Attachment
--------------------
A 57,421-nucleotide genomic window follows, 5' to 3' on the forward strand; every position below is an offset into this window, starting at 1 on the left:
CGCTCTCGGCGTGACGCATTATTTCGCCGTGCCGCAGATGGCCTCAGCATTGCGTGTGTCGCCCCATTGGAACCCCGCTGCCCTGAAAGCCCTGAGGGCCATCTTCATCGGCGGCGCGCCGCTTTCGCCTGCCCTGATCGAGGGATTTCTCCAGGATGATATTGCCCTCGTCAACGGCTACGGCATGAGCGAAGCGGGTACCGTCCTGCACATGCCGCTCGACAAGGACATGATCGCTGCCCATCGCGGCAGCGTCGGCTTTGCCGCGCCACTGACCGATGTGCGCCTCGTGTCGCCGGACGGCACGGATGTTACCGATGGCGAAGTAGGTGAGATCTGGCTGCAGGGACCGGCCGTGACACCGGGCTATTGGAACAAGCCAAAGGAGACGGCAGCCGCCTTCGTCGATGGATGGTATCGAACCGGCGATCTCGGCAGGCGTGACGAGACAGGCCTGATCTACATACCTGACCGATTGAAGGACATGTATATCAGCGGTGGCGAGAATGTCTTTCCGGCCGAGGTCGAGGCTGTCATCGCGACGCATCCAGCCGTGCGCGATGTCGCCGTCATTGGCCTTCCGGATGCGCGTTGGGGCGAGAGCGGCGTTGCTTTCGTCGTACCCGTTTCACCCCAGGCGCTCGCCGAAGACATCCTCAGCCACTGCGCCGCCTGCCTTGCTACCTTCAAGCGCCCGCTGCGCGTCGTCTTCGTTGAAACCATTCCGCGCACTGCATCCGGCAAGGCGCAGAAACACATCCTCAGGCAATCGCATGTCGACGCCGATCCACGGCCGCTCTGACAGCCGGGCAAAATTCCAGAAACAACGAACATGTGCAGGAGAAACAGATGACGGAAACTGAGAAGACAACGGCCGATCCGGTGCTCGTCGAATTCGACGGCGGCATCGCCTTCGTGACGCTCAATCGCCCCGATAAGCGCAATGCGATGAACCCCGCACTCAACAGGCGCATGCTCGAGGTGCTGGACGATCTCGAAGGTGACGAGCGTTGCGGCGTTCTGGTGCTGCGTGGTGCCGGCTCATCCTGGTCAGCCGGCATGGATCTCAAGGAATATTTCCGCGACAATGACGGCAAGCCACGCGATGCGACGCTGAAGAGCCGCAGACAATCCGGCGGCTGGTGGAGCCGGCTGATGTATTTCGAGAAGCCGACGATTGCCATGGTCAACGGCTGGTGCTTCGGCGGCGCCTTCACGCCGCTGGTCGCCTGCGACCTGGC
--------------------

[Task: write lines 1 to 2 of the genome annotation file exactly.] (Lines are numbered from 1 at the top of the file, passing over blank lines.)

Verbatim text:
A 57,421-nucleotide genomic window follows, 5' to 3' on the forward strand; every position below is an offset into this window, starting at 1 on the left:
CGCTCTCGGCGTGACGCATTATTTCGCCGTGCCGCAGATGGCCTCAGCATTGCGTGTGTCGCCCCATTGGAACCCCGCTGCCCTGAAAGCCCTGAGGGCCATCTTCATCGGCGGCGCGCCGCTTTCGCCTGCCCTGATCGAGGGATTTCTCCAGGATGATATTGCCCTCGTCAACGGCTACGGCATGAGCGAAGCGGGTACCGTCCTGCACATGCCGCTCGACAAGGACATGATCGCTGCCCATCGCGGCAGCGTCGGCTTTGCCGCGCCACTGACCGATGTGCGCCTCGTGTCGCCGGACGGCACGGATGTTACCGATGGCGAAGTAGGTGAGATCTGGCTGCAGGGACCGGCCGTGACACCGGGCTATTGGAACAAGCCAAAGGAGACGGCAGCCGCCTTCGTCGATGGATGGTATCGAACCGGCGATCTCGGCAGGCGTGACGAGACAGGCCTGATCTACATACCTGACCGATTGAAGGACATGTATATCAGCGGTGGCGAGAATGTCTTTCCGGCCGAGGTCGAGGCTGTCATCGCGACGCATCCAGCCGTGCGCGATGTCGCCGTCATTGGCCTTCCGGATGCGCGTTGGGGCGAGAGCGGCGTTGCTTTCGTCGTACCCGTTTCACCCCAGGCGCTCGCCGAAGACATCCTCAGCCACTGCGCCGCCTGCCTTGCTACCTTCAAGCGCCCGCTGCGCGTCGTCTTCGTTGAAACCATTCCGCGCACTGCATCCGGCAAGGCGCAGAAACACATCCTCAGGCAATCGCATGTCGACGCCGATCCACGGCCGCTCTGACAGCCGGGCAAAATTCCAGAAACAACGAACATGTGCAGGAGAAACAGATGACGGAAACTGAGAAGACAACGGCCGATCCGGTGCTCGTCGAATTCGACGGCGGCATCGCCTTCGTGACGCTCAATCGCCCCGATAAGCGCAATGCGATGAACCCCGCACTCAACAGGCGCATGCTCGAGGTGCTGGACGATCTCGAAGGTGACGAGCGTTGCGGCGTTCTGGTGCTGCGTGGTGCCGGCTCATCCTGGTCAGCCGGCATGGATCTCAAGGAATATTTCCGCGACAATGACGGCAAGCCACGCGATGCGACGCTGAAGAGCCGCAGACAATCCGGCGGCTGGTGGAGCCGGCTGATGTATTTCGAGAAGCCGACGATTGCCATGGTCAACGGCTGGTGCTTCGGCGGCGCCTTCACGCCGCTGGTCGCCTGCGACCTGGC